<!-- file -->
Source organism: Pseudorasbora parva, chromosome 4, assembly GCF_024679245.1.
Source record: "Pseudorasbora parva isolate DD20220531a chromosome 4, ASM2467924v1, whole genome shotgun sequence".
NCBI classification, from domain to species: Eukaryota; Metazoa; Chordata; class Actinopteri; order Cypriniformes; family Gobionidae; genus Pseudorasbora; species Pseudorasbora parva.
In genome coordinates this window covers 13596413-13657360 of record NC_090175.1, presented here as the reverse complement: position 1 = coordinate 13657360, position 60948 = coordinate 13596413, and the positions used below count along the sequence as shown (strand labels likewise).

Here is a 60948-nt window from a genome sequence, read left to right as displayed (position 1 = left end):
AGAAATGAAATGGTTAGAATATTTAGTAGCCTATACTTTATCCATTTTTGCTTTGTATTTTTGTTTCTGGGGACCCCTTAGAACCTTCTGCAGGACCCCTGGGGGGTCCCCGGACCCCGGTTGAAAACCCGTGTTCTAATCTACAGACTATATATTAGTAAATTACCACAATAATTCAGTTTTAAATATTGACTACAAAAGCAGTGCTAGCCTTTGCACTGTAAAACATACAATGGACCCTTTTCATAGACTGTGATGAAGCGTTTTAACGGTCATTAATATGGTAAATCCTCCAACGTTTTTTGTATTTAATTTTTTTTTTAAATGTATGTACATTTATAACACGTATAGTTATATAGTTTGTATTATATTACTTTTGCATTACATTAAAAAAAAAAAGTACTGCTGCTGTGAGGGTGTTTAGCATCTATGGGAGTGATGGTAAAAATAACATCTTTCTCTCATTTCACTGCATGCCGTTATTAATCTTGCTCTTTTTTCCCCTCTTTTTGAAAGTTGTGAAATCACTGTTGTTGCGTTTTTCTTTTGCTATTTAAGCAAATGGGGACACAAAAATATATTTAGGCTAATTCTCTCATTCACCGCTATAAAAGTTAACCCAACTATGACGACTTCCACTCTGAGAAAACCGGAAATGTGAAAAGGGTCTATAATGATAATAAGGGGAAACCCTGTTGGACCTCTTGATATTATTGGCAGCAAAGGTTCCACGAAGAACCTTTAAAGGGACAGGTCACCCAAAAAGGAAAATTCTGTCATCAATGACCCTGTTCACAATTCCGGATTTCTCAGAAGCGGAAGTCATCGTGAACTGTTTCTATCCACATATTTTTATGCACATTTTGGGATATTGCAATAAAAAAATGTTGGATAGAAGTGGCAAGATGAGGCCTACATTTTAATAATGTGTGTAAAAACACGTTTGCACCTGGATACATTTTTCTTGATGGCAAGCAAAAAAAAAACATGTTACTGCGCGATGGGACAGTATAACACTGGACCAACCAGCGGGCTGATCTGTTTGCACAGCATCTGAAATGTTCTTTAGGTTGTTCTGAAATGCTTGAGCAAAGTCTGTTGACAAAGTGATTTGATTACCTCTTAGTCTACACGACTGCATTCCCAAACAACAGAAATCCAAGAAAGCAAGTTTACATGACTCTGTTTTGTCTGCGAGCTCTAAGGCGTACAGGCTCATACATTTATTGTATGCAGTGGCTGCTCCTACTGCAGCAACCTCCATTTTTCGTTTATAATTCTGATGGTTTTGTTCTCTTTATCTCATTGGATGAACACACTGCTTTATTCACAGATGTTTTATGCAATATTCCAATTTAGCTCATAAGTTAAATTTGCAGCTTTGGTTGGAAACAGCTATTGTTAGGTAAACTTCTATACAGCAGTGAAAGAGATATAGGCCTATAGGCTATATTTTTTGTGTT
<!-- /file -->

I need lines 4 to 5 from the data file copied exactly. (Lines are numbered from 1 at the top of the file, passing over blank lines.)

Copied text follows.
In genome coordinates this window covers 13596413-13657360 of record NC_090175.1, presented here as the reverse complement: position 1 = coordinate 13657360, position 60948 = coordinate 13596413, and the positions used below count along the sequence as shown (strand labels likewise).

Here is a 60948-nt window from a genome sequence, read left to right as displayed (position 1 = left end):